In this paper, we report the first observational evidence of infanticide in wild hamadryas baboons. The study group inhabits the lowlands of the northern Rift Valley in Ethiopia and has been under observation for over 1200 hours, on and off, since October 1996. Here we report observations from August and September 2002 of the consequences of two takeovers of known females with black infants. After the first takeover, the respective infant disappeared and was presumed dead within eleven days of the takeover. After the second takeover, the infant incurred repeated severe aggression from its mother’s new leader male and eventually died four days after the takeover. We interpret these findings as support for the sexual selection hypothesis for the occurrence of male infanticide. We suggest that hamadryas leader males usually protect infants born into their units but may withhold this protection – or even directly attack and kill infants – after takeovers.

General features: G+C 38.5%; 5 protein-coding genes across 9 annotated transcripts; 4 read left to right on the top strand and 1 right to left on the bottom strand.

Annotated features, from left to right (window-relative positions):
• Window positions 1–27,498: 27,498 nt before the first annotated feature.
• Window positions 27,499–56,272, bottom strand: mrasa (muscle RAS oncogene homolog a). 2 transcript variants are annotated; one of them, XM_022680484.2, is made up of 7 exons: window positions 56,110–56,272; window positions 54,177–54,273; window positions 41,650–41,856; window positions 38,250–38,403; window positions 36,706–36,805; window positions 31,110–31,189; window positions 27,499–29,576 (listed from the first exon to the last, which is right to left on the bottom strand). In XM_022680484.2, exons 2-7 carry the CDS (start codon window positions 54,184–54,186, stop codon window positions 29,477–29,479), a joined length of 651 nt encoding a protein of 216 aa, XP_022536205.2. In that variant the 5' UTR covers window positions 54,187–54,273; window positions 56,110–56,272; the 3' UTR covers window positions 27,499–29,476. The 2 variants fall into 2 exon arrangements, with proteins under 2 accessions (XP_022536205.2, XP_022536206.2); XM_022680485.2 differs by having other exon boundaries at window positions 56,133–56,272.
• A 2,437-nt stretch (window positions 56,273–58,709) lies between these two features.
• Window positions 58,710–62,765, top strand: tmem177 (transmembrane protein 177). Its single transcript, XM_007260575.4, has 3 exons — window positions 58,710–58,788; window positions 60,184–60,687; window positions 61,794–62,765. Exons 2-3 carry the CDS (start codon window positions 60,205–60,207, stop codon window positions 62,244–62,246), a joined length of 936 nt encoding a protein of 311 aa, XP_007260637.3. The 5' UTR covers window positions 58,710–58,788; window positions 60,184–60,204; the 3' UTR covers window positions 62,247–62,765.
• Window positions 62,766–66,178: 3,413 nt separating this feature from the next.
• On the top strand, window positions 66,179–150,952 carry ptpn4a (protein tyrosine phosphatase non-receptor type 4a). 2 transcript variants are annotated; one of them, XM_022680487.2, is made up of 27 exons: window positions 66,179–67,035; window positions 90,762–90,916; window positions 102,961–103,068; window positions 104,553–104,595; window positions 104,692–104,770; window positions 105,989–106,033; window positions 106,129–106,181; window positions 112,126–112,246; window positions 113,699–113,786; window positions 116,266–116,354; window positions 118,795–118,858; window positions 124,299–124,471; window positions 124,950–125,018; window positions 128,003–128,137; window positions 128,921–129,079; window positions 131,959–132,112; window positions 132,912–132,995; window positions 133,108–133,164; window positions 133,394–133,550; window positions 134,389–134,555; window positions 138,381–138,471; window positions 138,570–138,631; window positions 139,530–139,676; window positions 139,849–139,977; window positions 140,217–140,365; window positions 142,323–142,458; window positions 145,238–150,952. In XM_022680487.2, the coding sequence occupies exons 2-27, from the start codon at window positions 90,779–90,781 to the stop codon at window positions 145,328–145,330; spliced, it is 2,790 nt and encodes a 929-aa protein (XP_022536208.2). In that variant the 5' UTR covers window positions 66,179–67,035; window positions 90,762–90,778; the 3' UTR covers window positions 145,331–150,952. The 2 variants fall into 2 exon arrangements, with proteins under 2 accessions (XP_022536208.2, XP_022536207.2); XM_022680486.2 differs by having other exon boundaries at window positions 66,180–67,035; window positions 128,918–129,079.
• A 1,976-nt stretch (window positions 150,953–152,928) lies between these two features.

Swedell, L. & Tesfaye, T. (2003) Infant mortality after takeovers in wild Ethiopian hamadryas baboons. American Journal of Primatology 60: 113-118 (https://doi.org/10.1002/ajp.10096).